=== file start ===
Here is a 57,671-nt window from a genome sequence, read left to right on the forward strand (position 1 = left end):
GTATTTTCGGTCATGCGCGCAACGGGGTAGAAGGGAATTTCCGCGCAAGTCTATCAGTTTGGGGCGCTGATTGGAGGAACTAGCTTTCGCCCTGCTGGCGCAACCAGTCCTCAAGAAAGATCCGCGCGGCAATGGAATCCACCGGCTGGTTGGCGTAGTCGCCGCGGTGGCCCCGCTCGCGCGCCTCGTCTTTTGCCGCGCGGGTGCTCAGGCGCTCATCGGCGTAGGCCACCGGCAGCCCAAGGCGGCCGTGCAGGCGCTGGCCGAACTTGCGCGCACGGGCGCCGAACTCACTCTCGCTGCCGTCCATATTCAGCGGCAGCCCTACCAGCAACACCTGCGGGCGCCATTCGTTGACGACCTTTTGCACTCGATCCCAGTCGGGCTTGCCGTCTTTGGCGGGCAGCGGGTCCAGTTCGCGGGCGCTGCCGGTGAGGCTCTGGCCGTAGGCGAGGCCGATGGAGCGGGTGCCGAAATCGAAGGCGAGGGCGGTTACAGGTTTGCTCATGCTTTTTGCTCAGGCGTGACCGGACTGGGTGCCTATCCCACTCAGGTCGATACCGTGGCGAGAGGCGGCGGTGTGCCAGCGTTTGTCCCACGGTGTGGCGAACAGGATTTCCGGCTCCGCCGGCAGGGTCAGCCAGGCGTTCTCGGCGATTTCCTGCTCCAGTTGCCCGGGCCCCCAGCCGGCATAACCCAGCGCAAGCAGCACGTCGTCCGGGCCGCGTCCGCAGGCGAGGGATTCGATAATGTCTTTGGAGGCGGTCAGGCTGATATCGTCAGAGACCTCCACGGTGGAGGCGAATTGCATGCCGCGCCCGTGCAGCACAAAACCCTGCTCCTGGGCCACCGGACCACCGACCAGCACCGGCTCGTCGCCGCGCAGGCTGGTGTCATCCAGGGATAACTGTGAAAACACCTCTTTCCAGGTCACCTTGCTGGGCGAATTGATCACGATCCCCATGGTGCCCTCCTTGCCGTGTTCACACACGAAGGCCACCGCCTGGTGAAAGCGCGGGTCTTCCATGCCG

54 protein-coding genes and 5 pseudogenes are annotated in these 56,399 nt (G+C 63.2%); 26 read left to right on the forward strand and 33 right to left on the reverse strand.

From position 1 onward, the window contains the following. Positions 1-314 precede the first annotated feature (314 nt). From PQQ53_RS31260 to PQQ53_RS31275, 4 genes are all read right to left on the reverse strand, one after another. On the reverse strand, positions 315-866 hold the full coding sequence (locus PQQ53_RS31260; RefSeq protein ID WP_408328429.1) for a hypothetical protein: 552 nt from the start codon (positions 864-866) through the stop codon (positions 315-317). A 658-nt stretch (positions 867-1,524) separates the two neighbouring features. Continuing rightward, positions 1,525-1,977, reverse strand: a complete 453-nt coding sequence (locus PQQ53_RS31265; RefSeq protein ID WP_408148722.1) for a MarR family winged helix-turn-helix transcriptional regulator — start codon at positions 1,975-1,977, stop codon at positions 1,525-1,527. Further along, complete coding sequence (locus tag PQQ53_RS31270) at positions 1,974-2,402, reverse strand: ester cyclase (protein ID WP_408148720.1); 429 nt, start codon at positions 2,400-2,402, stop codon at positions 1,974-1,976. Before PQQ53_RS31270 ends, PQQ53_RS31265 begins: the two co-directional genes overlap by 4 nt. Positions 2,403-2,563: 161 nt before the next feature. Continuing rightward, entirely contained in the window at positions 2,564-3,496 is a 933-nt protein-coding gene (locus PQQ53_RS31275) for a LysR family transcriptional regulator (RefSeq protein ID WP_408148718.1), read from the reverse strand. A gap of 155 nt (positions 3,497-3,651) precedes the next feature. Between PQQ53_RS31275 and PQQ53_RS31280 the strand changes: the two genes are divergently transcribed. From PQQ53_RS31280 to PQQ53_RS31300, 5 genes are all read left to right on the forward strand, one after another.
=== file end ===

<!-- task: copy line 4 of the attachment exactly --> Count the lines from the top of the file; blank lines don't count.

From position 1 onward, the window contains the following. Positions 1-314 precede the first annotated feature (314 nt). From PQQ53_RS31260 to PQQ53_RS31275, 4 genes are all read right to left on the reverse strand, one after another. On the reverse strand, positions 315-866 hold the full coding sequence (locus PQQ53_RS31260; RefSeq protein ID WP_408328429.1) for a hypothetical protein: 552 nt from the start codon (positions 864-866) through the stop codon (positions 315-317). A 658-nt stretch (positions 867-1,524) separates the two neighbouring features. Continuing rightward, positions 1,525-1,977, reverse strand: a complete 453-nt coding sequence (locus PQQ53_RS31265; RefSeq protein ID WP_408148722.1) for a MarR family winged helix-turn-helix transcriptional regulator — start codon at positions 1,975-1,977, stop codon at positions 1,525-1,527. Further along, complete coding sequence (locus tag PQQ53_RS31270) at positions 1,974-2,402, reverse strand: ester cyclase (protein ID WP_408148720.1); 429 nt, start codon at positions 2,400-2,402, stop codon at positions 1,974-1,976. Before PQQ53_RS31270 ends, PQQ53_RS31265 begins: the two co-directional genes overlap by 4 nt. Positions 2,403-2,563: 161 nt before the next feature. Continuing rightward, entirely contained in the window at positions 2,564-3,496 is a 933-nt protein-coding gene (locus PQQ53_RS31275) for a LysR family transcriptional regulator (RefSeq protein ID WP_408148718.1), read from the reverse strand. A gap of 155 nt (positions 3,497-3,651) precedes the next feature. Between PQQ53_RS31275 and PQQ53_RS31280 the strand changes: the two genes are divergently transcribed. From PQQ53_RS31280 to PQQ53_RS31300, 5 genes are all read left to right on the forward strand, one after another.